(Published earlier this year in The Huffington Post; updated and re-posted for election weekend.)
The debate over who will make a better president, Barack Obama or Mitt Romney, is empty, boring and almost entirely pro forma. It’s not just the media’s obsession with the frivolous details of political theater that’s to blame. It’s also the fact that in American politics today, there remains almost nothing of substance to opine about when it comes to the choice between the two major parties’ respective candidates.
That’s not to retread the cliché about there being “no difference” between the Democrats and the Republicans. When it comes to certain important policy planks, such as abortion, there are huge differences between the two parties that could impact millions of people (when it comes to others, such as regulating the financial sector, the differences are cosmetic).
But as Reuters’ Chrystia Freeland suggested in a column this summer, the most significant dividing line in American public opinion is no longer between the left and the right. It’s between elite and non-elite opinion — and elite opinion lines up right in the ostensible middle. Centrism, Freeland contends, is today’s elite ideology. And not by coincidence, it’s the ideology of both of this year’s presidential candidates.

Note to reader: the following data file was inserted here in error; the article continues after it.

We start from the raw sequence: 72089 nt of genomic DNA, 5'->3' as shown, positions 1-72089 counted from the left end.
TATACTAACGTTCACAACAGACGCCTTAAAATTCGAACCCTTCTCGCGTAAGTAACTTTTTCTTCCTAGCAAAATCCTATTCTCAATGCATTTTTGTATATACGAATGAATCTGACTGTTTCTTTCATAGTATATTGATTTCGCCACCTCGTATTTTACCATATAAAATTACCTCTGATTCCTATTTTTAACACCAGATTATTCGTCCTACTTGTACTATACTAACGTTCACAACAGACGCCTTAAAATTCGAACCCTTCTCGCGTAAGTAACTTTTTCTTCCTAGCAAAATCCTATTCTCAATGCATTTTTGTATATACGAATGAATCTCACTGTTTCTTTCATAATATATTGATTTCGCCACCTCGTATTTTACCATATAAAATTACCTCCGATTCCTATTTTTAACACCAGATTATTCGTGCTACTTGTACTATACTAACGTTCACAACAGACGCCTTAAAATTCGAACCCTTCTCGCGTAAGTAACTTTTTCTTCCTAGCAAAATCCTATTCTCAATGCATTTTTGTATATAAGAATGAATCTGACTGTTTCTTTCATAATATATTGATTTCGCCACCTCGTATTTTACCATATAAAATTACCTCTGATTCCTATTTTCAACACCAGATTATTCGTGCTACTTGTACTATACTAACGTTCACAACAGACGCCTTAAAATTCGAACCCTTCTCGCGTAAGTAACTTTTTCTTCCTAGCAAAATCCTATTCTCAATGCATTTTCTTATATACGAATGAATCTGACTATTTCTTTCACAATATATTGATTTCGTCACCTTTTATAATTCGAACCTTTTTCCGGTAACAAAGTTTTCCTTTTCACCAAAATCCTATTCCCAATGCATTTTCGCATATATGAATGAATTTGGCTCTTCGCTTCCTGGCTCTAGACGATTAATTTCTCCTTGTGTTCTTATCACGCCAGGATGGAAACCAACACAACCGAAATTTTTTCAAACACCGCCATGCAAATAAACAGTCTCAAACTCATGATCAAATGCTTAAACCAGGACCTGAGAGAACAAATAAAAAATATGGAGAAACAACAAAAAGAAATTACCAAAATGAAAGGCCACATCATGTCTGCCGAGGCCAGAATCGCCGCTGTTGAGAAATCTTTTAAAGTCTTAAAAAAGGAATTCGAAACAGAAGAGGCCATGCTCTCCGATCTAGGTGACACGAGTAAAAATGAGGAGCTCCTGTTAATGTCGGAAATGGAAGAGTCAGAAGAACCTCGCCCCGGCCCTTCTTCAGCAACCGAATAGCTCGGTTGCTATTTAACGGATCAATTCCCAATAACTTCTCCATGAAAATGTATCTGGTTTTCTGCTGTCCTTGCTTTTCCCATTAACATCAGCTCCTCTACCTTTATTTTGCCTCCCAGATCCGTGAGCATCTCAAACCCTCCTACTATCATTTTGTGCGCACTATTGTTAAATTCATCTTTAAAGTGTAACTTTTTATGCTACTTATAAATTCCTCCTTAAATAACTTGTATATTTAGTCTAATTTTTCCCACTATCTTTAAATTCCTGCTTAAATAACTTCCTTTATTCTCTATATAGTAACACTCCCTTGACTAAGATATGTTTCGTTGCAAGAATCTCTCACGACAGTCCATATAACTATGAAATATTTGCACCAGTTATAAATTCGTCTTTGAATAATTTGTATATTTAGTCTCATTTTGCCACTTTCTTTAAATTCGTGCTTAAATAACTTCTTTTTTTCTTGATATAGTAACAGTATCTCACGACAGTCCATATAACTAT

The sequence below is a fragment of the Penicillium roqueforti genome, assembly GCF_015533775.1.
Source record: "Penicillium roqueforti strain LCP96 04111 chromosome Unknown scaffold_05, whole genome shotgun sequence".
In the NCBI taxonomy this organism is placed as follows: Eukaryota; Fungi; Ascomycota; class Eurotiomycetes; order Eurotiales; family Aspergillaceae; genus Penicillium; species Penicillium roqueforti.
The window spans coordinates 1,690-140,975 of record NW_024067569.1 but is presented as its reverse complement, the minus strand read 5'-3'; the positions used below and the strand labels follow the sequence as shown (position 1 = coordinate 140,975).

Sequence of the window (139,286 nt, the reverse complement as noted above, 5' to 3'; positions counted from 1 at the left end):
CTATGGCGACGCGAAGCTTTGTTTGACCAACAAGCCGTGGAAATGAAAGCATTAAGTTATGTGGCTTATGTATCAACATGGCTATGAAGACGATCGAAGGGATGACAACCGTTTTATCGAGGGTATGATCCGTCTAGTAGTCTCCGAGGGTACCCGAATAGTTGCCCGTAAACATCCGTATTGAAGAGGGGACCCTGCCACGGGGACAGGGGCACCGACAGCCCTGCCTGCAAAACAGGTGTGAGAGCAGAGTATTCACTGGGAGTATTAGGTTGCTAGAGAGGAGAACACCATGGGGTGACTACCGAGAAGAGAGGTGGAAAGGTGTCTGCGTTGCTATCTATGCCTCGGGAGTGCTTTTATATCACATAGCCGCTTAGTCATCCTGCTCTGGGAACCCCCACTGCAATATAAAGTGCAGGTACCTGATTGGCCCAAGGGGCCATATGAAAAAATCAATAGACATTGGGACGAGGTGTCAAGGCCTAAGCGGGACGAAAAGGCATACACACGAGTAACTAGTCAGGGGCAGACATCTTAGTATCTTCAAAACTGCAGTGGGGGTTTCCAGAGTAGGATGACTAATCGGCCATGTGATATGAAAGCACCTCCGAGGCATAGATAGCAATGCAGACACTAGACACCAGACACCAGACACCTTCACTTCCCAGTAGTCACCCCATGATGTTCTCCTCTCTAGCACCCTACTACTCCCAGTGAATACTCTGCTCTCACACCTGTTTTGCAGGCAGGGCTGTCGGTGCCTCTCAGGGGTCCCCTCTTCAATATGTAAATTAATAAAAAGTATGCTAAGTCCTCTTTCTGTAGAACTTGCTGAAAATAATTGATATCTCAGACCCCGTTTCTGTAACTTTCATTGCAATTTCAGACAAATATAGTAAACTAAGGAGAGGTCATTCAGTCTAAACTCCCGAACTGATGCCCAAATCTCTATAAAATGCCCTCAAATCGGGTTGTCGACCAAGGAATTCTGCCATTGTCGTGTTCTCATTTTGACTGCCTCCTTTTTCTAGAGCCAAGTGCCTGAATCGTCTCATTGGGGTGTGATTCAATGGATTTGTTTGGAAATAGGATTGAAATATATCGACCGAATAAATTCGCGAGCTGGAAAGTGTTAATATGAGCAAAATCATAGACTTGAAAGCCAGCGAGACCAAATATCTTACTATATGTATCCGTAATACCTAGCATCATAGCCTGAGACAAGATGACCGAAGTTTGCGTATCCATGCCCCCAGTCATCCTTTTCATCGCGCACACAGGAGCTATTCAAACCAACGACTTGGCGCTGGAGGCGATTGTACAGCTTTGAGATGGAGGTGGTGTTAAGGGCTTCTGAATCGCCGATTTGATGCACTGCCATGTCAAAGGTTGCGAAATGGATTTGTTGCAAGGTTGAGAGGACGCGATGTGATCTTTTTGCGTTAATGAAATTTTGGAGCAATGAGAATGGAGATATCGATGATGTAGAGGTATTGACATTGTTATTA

Political centrists, such as the educated professionals who most ardently defend Obama (and the few Romney true believers whose support for the Republican candidate has ever amounted to more than cynical pragmatism), think about politics in a different way than ideological partisans. As Freeland notes, they tend to assume that politics, when properly managed, “is a win-win game.” They approach public policy as a body of knowledge, best administered by disinterested experts, and they believe that there’s an actual, singular community out there called “America” that a given policy is either good or bad for. They believe that when you take all the silly partisan posturing and fringe lunacy out of the equation for the most pressing issues that face us, pearls of non-partisan wisdom remain, little lodestars for governing the nation. Their wealthiest representatives gather with their most accomplished intellectuals at events like the World Economic Forum in Davos and the Aspen Ideas Festival, which inspired Freeland’s observations, and regard themselves and each other as the only adults in sight on the preschool playground of American politics. If only our political system weren’t so polluted by money and ideology, they plead, we could find lasting prosperity and social peace in a new New Deal bargain, updated for a more free market-oriented 21st century. These are the Digital Age’s inheritors of the spirit of the Bull Moose Party, even if their policy agenda is aimed squarely at dismantling some of the signature achievements of the Progressive Era. [cont’d.]